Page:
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Mint Explainer: What plummeting household savings mean for the economy

The fact that income levels are stagnant and people are borrowing to spend should worry the government as it means the current consumption growth is unsustainable (Photo: Bloomberg)
The fact that income levels are stagnant and people are borrowing to spend should worry the government as it means the current consumption growth is unsustainable (Photo: Bloomberg)

Summary

  • A high savings rate is a prerequisite for high economic growth

Financial savings of India households have fallen to a five-decade low, according to data released by the Reserve Bank of India on September 18. This has many potential ramifications. It could slow down economy growth, for one. Mint delves deeper into the development.

Has there been a change in how Indian households approach finances?

Yes. They have been saving less and borrowing more to spend. The net financial savings of Indian households, which includes bank deposits, stocks, bonds and insurance policies, dropped to 13.8 trillion in 2022-23, or 5.1% of GDP. This was the lowest savings rate in 47 years. In 2020-21 household savings were at 22.8 trillion or 11.5% of GDP. The worrying part is the increase in household liabilities, which have shot up by 76%. Borrowings (personal, auto and home loans) have risen sharply.

(Graphic: Satish Kumar/Mint)
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(Graphic: Satish Kumar/Mint)

What’s causing this change?

There are many potential reasons. First, household income has either stagnated or fallen in recent years. At the same time inflation – in food, fuel, healthcare and education – has risen consistently. This has eaten into households’ disposable income and impaired their ability to save. However, a smaller surplus has not stopped people from spending on consumer goods, services, gold and real estate. Private consumption increased by 7.5% in 2022-23 and by 6% in the first quarter of 2023-24 as people borrowed to fund their purchases. That explains why borrowings from banks rose by 57% and retail loans increased by 21% in 2022-23 over the previous year.

Is rising consumerism a reason?

It is indeed a critical factor. Consumerism, which got a leg-up thanks to the post-pandemic spending spree, continues to be fuelled by things like EMIs, cash-back schemes and so on. Household liabilities have thus risen by 11 trillion in just 12 months. As a percentage of GDP, they grew by 5.8% in 2022-23 – the second annual growth in India’s history after 6.7% in 2006-07.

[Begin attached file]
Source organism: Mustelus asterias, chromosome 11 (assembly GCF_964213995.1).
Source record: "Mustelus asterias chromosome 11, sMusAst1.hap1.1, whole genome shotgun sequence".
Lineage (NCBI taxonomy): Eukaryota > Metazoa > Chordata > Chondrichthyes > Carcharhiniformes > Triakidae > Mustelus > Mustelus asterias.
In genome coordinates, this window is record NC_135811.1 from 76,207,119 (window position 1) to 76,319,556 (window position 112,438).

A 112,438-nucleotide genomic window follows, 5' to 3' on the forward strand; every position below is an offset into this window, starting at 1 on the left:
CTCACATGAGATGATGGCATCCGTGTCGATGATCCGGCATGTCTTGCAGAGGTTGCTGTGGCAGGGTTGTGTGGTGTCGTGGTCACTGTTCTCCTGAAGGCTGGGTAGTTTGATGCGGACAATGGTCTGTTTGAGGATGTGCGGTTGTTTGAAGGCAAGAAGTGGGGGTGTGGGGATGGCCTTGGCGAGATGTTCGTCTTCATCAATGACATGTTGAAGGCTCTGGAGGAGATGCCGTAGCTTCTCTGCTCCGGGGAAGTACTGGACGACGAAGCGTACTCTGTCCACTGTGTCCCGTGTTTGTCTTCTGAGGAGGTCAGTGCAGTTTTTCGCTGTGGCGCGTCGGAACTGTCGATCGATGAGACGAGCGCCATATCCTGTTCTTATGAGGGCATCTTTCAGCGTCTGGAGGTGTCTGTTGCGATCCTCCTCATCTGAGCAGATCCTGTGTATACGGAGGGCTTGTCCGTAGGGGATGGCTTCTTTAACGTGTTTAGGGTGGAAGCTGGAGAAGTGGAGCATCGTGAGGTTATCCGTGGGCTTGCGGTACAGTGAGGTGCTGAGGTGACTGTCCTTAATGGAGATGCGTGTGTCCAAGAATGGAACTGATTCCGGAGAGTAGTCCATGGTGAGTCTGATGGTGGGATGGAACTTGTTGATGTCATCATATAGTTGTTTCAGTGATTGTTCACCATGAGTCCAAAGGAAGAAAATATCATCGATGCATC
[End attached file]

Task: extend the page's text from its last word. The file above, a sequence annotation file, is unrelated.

What are the implications of this?

A high savings rate (including both financial and non-financial or physical assets such as gold, real estate, etc) is a prerequisite for high economic growth. In 2022-23, though the savings rate (30.2%) was higher than the 28.8%) recorded in 2021-22, it was at least six percentage points lower than the optimal level required for 8% or higher economic growth. The savings rate was high in 2004-12, peaking at 37% in 2010-11. That was when India saw rapid economic growth.

Should the government be worried?

The government has tried to dispel fears, claiming people have shifted their investments to non-financial assets. But the fact that income levels are stagnant and that people are borrowing to spend should worry the government as it means the current consumption growth is unsustainable. If consumption falls going forward, it will hurt growth. The government depends on financial savings to fund its infrastructure spending. Lower savings means it will have to rely on volatile foreign capital. Also, financial savings are the principal means of funding the government’s fiscal deficit.

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